Consciousness and Cognition 18 (3):653-664 (2009)

Abstract
Self-reflection plays a key role in healthy human adaptation. Self-reflection might involve different capacities which may be impaired to different degrees relatively independently of one another. Variation in abilities for different forms of self-reflection are commonly seen as key aspects of many adult mental disorders. Yet little has been written about whether there are different kinds of deficits in self-reflection found in mental illness, how those deficits should be distinguished from one another and how to characterize the extent to which they are interrelated. We review clinical and experimental literature and suggest four different forms of deficits in self-reflection: sense of ownership of one’s own thoughts and actions, emotional awareness, distinction between fantasy and reality and the integration of a range of different views of oneself and others. We propose how these different impairments in self-reflection are linked with one another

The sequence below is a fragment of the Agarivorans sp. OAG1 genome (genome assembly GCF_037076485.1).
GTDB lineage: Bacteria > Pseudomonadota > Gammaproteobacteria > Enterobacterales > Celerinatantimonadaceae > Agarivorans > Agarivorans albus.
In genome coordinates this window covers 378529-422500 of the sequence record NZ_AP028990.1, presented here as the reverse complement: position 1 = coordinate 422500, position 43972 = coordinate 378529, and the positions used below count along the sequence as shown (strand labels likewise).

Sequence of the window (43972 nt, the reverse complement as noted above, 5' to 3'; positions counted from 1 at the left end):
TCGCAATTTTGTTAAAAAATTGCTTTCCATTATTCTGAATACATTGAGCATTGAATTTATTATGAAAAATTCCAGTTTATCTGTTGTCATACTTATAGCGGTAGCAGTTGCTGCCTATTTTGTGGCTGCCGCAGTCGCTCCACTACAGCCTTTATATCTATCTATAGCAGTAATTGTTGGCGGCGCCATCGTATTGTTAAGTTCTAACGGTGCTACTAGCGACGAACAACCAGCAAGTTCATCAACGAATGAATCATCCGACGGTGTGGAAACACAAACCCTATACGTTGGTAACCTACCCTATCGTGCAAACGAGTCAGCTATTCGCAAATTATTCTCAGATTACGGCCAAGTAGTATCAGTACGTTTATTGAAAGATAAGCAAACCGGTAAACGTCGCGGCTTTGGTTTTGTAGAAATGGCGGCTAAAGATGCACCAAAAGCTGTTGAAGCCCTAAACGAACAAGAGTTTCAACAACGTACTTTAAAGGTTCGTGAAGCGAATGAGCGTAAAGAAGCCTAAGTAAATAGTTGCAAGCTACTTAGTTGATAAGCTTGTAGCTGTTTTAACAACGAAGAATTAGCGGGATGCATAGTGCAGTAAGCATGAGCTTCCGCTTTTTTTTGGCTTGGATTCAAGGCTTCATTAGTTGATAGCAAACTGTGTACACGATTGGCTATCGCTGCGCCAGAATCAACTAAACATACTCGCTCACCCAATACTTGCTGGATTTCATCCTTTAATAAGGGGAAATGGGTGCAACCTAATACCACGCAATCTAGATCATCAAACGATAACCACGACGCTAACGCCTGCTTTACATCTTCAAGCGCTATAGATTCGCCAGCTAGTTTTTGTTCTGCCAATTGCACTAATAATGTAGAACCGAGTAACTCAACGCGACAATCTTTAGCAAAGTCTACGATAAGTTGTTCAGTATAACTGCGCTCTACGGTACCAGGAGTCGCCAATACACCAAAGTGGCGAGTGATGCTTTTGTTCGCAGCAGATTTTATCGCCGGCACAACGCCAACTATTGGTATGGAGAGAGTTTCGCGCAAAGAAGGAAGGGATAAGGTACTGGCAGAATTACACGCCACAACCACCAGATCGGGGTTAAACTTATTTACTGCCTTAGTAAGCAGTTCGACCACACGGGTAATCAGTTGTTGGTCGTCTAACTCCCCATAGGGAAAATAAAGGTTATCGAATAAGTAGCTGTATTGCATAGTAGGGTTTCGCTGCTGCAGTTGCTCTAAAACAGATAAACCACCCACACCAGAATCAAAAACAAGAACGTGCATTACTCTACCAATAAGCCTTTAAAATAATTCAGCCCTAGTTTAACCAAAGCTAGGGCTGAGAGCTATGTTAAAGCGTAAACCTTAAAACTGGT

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DOI 10.1016/j.concog.2009.06.003
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Thought and Language.A. L. Wilkes, L. S. Vygotsky, E. Hanfmann & G. Vakar - 1964 - Philosophical Quarterly 14 (55):178.
Memory and Consciousness.Endel Tulving - 1985 - Canadian Psychology 26:1-12.

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